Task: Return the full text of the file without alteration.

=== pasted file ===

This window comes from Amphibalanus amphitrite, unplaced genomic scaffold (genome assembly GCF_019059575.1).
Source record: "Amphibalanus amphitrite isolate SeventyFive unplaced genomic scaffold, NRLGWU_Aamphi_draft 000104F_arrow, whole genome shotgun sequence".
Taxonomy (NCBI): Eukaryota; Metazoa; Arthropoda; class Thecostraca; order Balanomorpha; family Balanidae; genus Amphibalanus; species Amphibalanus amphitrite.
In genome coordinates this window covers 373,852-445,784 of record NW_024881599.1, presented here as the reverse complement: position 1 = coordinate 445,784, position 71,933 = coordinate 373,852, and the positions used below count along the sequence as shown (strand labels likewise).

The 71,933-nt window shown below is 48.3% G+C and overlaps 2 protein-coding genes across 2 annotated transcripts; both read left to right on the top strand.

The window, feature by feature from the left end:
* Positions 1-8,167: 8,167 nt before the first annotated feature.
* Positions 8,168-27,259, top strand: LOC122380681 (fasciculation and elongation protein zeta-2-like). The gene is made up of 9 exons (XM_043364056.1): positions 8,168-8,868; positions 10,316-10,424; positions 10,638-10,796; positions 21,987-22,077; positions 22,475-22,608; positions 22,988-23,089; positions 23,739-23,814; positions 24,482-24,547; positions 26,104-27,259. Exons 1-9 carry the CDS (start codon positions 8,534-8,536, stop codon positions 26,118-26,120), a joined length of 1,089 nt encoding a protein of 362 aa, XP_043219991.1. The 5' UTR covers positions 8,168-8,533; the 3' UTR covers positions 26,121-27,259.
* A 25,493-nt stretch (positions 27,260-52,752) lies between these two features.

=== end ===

This window comes from Amphibalanus amphitrite, unplaced genomic scaffold (genome assembly GCF_019059575.1).
Source record: "Amphibalanus amphitrite isolate SeventyFive unplaced genomic scaffold, NRLGWU_Aamphi_draft 000104F_arrow, whole genome shotgun sequence".
Taxonomy (NCBI): Eukaryota; Metazoa; Arthropoda; class Thecostraca; order Balanomorpha; family Balanidae; genus Amphibalanus; species Amphibalanus amphitrite.
In genome coordinates this window covers 373,852-445,784 of record NW_024881599.1, presented here as the reverse complement: position 1 = coordinate 445,784, position 71,933 = coordinate 373,852, and the positions used below count along the sequence as shown (strand labels likewise).

The 71,933-nt window shown below is 48.3% G+C and overlaps 2 protein-coding genes across 2 annotated transcripts; both read left to right on the top strand.

The window, feature by feature from the left end:
* Positions 1-8,167: 8,167 nt before the first annotated feature.
* Positions 8,168-27,259, top strand: LOC122380681 (fasciculation and elongation protein zeta-2-like). The gene is made up of 9 exons (XM_043364056.1): positions 8,168-8,868; positions 10,316-10,424; positions 10,638-10,796; positions 21,987-22,077; positions 22,475-22,608; positions 22,988-23,089; positions 23,739-23,814; positions 24,482-24,547; positions 26,104-27,259. Exons 1-9 carry the CDS (start codon positions 8,534-8,536, stop codon positions 26,118-26,120), a joined length of 1,089 nt encoding a protein of 362 aa, XP_043219991.1. The 5' UTR covers positions 8,168-8,533; the 3' UTR covers positions 26,121-27,259.
* A 25,493-nt stretch (positions 27,260-52,752) lies between these two features.